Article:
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When I start the `Paste' web server in daemon mode, it seems to kill off it's ability to reload when the timestamp of a source file is updated.

Here is how I start the daemon...

cd ${project} && ../bin/paster serve --reload --daemon development.ini; cd ..;

...which defeats one of the main points of using Paste (for me).

Has anyone come across this or know what I'm doing wrong?

To be complete, the file that I'm changing is a controller file.

The version is `PasteScript 1.7.3'

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2 Answers

up vote 4 down vote accepted

I believe that the two options are essentially incompatible, since the reloader stops the server with a SIGTERM and the daemon-ized server is impervious to that -- and since daemon is intended for running in a production environment, and reload for a development/debugging environment, I guess that their incompatibility is not seen as a big loss. I imagine a customized reloader, tailored to properly stop and restart the daemonized server, could certainly be developed, but I don't know of any existing one.

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Thankyou - that what I needed to hear. :) –  Cyrus Aug 10 '09 at 5:39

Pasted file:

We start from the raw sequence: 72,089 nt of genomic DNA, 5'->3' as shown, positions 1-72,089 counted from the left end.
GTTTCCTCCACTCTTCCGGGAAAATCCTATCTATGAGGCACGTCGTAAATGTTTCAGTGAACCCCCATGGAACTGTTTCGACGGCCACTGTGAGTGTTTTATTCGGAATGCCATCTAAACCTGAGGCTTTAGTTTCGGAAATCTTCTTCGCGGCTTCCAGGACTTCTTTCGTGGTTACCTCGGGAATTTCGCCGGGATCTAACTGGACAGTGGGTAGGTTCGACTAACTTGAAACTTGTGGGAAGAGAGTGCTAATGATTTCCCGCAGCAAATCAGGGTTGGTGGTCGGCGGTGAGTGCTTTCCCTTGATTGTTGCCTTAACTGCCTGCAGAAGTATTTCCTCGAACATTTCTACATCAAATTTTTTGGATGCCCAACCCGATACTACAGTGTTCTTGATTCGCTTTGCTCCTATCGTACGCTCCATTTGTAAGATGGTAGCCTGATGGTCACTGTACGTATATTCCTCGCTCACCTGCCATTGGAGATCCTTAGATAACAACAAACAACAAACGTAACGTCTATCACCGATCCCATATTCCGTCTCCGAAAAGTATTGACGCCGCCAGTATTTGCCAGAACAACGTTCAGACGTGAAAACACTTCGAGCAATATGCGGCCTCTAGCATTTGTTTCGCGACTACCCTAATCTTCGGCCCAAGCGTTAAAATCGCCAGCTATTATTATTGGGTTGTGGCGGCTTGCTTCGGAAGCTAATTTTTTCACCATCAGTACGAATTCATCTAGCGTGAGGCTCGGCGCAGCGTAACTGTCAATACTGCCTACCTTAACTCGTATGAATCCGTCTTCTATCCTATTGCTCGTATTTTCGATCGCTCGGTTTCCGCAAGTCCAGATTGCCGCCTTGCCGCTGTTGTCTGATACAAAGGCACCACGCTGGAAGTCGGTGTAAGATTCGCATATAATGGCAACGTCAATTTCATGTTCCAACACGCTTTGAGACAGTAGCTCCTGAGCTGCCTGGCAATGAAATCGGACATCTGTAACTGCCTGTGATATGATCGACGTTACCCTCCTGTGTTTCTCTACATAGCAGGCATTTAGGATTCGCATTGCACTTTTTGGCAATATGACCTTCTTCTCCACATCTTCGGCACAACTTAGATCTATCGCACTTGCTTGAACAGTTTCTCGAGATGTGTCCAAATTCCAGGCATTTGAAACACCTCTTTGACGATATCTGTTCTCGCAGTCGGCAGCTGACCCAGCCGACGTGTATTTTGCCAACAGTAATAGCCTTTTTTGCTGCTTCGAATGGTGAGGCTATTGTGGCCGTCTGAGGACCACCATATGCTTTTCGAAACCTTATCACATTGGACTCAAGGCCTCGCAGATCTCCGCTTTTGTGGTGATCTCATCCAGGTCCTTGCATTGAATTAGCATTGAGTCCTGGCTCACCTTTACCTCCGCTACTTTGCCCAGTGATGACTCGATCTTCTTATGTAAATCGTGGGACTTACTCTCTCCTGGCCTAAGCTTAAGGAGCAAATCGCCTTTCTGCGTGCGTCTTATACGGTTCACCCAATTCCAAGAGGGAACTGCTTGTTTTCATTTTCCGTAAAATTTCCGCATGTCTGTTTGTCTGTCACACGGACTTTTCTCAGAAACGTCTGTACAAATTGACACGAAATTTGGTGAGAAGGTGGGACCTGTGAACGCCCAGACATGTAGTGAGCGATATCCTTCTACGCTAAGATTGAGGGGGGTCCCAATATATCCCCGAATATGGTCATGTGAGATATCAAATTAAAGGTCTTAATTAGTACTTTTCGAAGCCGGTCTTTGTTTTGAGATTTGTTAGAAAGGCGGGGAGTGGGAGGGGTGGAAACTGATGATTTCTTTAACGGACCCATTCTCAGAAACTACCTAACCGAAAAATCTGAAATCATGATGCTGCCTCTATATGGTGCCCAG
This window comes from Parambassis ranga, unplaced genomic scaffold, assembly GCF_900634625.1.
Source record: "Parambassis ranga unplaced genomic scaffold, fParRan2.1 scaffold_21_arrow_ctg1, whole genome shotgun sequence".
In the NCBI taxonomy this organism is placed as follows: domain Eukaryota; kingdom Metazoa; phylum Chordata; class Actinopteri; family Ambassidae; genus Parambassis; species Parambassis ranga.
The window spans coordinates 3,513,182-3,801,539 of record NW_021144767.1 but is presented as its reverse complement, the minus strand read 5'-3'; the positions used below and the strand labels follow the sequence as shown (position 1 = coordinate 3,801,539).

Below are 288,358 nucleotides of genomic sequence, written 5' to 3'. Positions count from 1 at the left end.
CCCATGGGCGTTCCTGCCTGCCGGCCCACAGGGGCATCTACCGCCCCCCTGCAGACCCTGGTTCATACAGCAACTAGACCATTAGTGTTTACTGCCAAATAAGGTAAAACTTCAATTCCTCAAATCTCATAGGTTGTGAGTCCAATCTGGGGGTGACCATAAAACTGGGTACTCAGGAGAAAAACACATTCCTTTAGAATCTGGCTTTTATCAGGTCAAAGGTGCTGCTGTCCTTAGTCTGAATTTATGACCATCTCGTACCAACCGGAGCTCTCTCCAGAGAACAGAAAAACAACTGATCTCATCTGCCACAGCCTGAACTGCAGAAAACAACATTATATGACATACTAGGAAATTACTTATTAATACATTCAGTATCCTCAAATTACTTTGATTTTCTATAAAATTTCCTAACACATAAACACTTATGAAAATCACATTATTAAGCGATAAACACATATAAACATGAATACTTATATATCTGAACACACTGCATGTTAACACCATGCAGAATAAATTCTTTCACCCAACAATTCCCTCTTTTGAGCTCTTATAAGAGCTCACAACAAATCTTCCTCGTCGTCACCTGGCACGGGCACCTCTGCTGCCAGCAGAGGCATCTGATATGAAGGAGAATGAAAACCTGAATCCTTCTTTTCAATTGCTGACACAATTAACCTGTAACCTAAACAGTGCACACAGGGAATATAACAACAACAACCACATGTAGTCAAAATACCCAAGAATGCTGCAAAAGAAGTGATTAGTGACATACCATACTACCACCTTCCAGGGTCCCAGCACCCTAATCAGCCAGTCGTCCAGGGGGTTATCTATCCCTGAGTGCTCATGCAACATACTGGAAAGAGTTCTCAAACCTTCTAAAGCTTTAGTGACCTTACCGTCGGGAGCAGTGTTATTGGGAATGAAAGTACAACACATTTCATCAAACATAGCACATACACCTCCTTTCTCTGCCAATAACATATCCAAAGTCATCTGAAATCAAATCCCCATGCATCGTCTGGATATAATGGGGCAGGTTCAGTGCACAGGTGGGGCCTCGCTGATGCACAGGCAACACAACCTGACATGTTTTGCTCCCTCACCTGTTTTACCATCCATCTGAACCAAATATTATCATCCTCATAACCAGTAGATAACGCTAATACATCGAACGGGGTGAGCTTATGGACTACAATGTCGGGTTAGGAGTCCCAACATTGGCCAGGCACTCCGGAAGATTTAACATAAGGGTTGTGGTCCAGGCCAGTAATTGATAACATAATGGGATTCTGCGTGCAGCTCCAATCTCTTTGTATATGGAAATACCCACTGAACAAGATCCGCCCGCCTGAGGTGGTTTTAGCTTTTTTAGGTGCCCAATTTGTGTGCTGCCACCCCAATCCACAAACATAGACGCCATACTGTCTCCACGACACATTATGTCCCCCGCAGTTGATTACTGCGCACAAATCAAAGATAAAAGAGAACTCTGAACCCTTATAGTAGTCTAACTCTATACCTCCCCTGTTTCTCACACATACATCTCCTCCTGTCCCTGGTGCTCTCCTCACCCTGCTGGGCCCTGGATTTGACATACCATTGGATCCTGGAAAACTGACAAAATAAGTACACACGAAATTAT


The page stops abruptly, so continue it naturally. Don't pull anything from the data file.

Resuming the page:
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The file monitor for --reload checks every source file every second and can use a significant amount of CPU time. You should never use that in production. If you use mod_wsgi, it can reload by checking the timestamp on just the single .wsgi script that loads your application. Other WSGI servers have significant reloading features, too, like Spawning. –  joeforker Mar 16 '10 at 21:12
    
I believe that the two options are essentially incompatible They are, indeed. –  Piotr Dobrogost Nov 7 '12 at 19:27
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I had a similar problem and circumvented the problem. I currently have paster running on a remote host, but I am still developing, so I needed a means to restart paster, but manually by hand was too time consuming, and daemon didnt work. So I always had to keep a shell window open to the server and running paster without --daemon in there. Once I finished my work for that day, and i closed the shell, paster died, which is bad.

I circumvented that by running paster non daemonized in a "screen". Simply type "screen" in your shell of choice, you will usually depending on your linux be presented with a virtual terminal, that will keep running even when you log out your remote session. Start paster as usually in your new "window" (the screen) with --reload but without daemon, and then detach the window, so you can return to your normal shell (detach = CTRL-A, then press D). You can re-enter that screen by typing "screen -r". If you would like to kill it, reconnect it (screen -r) and inside the screen type CTRL-A, then press K.

Hope that helps.

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